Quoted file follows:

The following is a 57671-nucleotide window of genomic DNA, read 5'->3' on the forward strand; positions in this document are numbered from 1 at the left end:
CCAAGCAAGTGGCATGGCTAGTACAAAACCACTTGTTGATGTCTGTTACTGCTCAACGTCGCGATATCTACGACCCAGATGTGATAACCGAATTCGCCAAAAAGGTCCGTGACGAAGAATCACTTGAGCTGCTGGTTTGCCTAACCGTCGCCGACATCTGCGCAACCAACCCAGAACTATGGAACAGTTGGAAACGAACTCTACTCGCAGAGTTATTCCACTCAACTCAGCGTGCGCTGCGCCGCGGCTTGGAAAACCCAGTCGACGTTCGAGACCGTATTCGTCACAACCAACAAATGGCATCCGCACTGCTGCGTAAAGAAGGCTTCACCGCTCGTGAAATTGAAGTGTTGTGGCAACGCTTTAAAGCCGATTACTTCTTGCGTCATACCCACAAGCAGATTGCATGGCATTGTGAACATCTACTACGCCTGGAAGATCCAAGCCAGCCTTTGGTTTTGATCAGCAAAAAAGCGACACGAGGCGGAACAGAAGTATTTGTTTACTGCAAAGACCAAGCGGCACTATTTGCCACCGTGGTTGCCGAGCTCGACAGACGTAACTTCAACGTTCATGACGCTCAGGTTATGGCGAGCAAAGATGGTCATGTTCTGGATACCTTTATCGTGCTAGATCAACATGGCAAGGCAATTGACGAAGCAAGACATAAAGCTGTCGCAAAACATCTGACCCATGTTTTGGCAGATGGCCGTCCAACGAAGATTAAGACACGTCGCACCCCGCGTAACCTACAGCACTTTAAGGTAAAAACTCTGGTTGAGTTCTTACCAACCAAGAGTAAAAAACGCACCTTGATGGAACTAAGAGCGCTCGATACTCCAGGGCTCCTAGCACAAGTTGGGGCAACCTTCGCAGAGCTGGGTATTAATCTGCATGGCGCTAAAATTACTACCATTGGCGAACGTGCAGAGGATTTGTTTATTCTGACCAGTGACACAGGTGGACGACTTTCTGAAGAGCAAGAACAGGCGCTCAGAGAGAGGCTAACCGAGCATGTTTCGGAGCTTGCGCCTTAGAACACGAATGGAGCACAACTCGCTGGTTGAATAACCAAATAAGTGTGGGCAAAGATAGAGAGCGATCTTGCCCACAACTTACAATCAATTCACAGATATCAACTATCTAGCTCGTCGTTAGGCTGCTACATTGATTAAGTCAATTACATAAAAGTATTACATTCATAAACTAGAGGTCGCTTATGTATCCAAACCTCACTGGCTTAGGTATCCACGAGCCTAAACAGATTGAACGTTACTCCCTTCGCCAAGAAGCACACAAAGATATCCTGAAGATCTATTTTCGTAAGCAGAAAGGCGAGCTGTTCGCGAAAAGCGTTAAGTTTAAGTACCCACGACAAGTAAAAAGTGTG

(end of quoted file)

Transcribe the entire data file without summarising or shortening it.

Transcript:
The following is a 57671-nucleotide window of genomic DNA, read 5'->3' on the forward strand; positions in this document are numbered from 1 at the left end:
CCAAGCAAGTGGCATGGCTAGTACAAAACCACTTGTTGATGTCTGTTACTGCTCAACGTCGCGATATCTACGACCCAGATGTGATAACCGAATTCGCCAAAAAGGTCCGTGACGAAGAATCACTTGAGCTGCTGGTTTGCCTAACCGTCGCCGACATCTGCGCAACCAACCCAGAACTATGGAACAGTTGGAAACGAACTCTACTCGCAGAGTTATTCCACTCAACTCAGCGTGCGCTGCGCCGCGGCTTGGAAAACCCAGTCGACGTTCGAGACCGTATTCGTCACAACCAACAAATGGCATCCGCACTGCTGCGTAAAGAAGGCTTCACCGCTCGTGAAATTGAAGTGTTGTGGCAACGCTTTAAAGCCGATTACTTCTTGCGTCATACCCACAAGCAGATTGCATGGCATTGTGAACATCTACTACGCCTGGAAGATCCAAGCCAGCCTTTGGTTTTGATCAGCAAAAAAGCGACACGAGGCGGAACAGAAGTATTTGTTTACTGCAAAGACCAAGCGGCACTATTTGCCACCGTGGTTGCCGAGCTCGACAGACGTAACTTCAACGTTCATGACGCTCAGGTTATGGCGAGCAAAGATGGTCATGTTCTGGATACCTTTATCGTGCTAGATCAACATGGCAAGGCAATTGACGAAGCAAGACATAAAGCTGTCGCAAAACATCTGACCCATGTTTTGGCAGATGGCCGTCCAACGAAGATTAAGACACGTCGCACCCCGCGTAACCTACAGCACTTTAAGGTAAAAACTCTGGTTGAGTTCTTACCAACCAAGAGTAAAAAACGCACCTTGATGGAACTAAGAGCGCTCGATACTCCAGGGCTCCTAGCACAAGTTGGGGCAACCTTCGCAGAGCTGGGTATTAATCTGCATGGCGCTAAAATTACTACCATTGGCGAACGTGCAGAGGATTTGTTTATTCTGACCAGTGACACAGGTGGACGACTTTCTGAAGAGCAAGAACAGGCGCTCAGAGAGAGGCTAACCGAGCATGTTTCGGAGCTTGCGCCTTAGAACACGAATGGAGCACAACTCGCTGGTTGAATAACCAAATAAGTGTGGGCAAAGATAGAGAGCGATCTTGCCCACAACTTACAATCAATTCACAGATATCAACTATCTAGCTCGTCGTTAGGCTGCTACATTGATTAAGTCAATTACATAAAAGTATTACATTCATAAACTAGAGGTCGCTTATGTATCCAAACCTCACTGGCTTAGGTATCCACGAGCCTAAACAGATTGAACGTTACTCCCTTCGCCAAGAAGCACACAAAGATATCCTGAAGATCTATTTTCGTAAGCAGAAAGGCGAGCTGTTCGCGAAAAGCGTTAAGTTTAAGTACCCACGACAAGTAAAAAGTGTG